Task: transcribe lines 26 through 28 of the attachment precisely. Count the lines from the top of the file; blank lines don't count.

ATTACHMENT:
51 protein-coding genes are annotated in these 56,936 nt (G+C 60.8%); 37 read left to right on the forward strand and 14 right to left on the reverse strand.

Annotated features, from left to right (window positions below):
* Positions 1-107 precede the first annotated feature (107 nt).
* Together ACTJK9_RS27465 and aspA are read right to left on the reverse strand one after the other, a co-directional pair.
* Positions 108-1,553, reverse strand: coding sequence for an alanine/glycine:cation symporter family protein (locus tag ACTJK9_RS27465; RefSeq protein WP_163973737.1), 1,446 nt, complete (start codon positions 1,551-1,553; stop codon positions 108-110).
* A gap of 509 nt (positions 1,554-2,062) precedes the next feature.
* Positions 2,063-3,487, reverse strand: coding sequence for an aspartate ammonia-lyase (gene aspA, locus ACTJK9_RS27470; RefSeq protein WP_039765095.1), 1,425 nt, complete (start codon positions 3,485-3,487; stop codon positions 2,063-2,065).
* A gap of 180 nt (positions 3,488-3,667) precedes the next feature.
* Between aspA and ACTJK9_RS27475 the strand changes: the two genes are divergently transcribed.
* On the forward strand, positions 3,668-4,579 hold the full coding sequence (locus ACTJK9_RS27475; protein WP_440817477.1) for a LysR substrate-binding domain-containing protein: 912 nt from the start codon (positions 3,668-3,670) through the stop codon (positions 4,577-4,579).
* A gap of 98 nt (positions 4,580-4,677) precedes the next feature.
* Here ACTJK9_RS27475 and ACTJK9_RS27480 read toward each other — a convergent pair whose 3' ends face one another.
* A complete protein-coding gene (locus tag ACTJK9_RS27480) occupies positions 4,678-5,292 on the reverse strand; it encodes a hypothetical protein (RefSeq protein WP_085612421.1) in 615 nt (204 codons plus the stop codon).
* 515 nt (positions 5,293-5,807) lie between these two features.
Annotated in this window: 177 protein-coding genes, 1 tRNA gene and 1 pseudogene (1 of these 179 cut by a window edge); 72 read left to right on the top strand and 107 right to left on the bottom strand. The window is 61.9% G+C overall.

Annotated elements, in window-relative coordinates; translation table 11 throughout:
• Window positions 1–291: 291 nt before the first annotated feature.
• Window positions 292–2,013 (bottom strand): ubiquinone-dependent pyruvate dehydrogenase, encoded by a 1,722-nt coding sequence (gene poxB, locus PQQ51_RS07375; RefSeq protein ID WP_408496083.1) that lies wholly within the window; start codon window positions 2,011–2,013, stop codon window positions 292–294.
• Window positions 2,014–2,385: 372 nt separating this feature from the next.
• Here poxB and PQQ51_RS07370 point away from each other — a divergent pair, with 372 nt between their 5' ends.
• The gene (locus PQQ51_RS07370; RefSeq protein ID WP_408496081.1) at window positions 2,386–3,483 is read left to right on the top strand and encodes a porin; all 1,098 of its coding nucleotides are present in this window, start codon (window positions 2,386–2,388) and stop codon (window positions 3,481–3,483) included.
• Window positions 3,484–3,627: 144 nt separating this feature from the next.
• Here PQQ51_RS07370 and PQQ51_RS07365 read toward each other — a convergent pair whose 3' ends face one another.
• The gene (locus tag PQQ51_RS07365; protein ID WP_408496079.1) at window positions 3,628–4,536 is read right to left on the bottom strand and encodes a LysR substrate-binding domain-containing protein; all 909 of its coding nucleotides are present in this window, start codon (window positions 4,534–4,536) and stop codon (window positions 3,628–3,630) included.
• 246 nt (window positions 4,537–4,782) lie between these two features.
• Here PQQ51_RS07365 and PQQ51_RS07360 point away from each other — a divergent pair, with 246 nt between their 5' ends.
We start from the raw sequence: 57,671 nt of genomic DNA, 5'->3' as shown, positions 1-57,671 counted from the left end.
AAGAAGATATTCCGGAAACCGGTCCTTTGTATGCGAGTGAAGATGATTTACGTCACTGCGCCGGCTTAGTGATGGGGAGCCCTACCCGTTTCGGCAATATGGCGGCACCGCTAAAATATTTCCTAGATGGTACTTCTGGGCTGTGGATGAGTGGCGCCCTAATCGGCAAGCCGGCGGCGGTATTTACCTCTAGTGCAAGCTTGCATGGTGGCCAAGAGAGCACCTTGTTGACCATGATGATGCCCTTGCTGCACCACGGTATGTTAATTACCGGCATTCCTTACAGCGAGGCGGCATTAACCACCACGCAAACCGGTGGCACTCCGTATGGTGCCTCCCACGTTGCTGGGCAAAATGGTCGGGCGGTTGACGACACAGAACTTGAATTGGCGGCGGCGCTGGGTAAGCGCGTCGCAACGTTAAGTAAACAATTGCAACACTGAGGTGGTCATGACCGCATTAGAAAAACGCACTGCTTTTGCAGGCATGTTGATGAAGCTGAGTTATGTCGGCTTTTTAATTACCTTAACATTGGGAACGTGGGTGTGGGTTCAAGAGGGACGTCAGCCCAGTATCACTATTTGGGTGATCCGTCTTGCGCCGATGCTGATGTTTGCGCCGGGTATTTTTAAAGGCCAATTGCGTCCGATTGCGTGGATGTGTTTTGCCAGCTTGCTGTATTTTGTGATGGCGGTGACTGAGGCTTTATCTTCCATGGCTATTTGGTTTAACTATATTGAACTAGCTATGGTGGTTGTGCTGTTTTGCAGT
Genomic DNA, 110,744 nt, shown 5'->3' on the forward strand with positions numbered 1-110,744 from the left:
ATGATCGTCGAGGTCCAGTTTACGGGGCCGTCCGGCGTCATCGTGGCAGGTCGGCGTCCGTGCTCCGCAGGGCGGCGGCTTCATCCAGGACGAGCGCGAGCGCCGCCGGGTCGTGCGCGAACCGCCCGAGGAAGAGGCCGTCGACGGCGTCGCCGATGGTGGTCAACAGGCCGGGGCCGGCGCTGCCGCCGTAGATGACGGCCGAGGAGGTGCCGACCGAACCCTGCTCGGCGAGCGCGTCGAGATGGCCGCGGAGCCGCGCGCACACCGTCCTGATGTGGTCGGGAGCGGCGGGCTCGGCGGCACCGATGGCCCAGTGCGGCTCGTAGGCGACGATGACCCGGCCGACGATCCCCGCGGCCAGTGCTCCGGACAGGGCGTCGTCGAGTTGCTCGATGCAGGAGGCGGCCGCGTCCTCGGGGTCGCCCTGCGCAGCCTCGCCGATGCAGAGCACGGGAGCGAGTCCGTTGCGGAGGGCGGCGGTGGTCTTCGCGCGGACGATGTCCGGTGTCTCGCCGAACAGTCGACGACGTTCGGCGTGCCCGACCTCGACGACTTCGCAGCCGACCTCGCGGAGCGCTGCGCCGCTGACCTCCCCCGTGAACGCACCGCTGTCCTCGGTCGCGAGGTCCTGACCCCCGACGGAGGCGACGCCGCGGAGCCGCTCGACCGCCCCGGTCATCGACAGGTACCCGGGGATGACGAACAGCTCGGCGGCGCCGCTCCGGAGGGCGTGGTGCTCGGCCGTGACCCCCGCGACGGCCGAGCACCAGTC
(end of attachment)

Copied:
• Here PQQ51_RS07365 and PQQ51_RS07360 point away from each other — a divergent pair, with 246 nt between their 5' ends.
We start from the raw sequence: 57,671 nt of genomic DNA, 5'->3' as shown, positions 1-57,671 counted from the left end.
AAGAAGATATTCCGGAAACCGGTCCTTTGTATGCGAGTGAAGATGATTTACGTCACTGCGCCGGCTTAGTGATGGGGAGCCCTACCCGTTTCGGCAATATGGCGGCACCGCTAAAATATTTCCTAGATGGTACTTCTGGGCTGTGGATGAGTGGCGCCCTAATCGGCAAGCCGGCGGCGGTATTTACCTCTAGTGCAAGCTTGCATGGTGGCCAAGAGAGCACCTTGTTGACCATGATGATGCCCTTGCTGCACCACGGTATGTTAATTACCGGCATTCCTTACAGCGAGGCGGCATTAACCACCACGCAAACCGGTGGCACTCCGTATGGTGCCTCCCACGTTGCTGGGCAAAATGGTCGGGCGGTTGACGACACAGAACTTGAATTGGCGGCGGCGCTGGGTAAGCGCGTCGCAACGTTAAGTAAACAATTGCAACACTGAGGTGGTCATGACCGCATTAGAAAAACGCACTGCTTTTGCAGGCATGTTGATGAAGCTGAGTTATGTCGGCTTTTTAATTACCTTAACATTGGGAACGTGGGTGTGGGTTCAAGAGGGACGTCAGCCCAGTATCACTATTTGGGTGATCCGTCTTGCGCCGATGCTGATGTTTGCGCCGGGTATTTTTAAAGGCCAATTGCGTCCGATTGCGTGGATGTGTTTTGCCAGCTTGCTGTATTTTGTGATGGCGGTGACTGAGGCTTTATCTTCCATGGCTATTTGGTTTAACTATATTGAACTAGCTATGGTGGTTGTGCTGTTTTGCAGT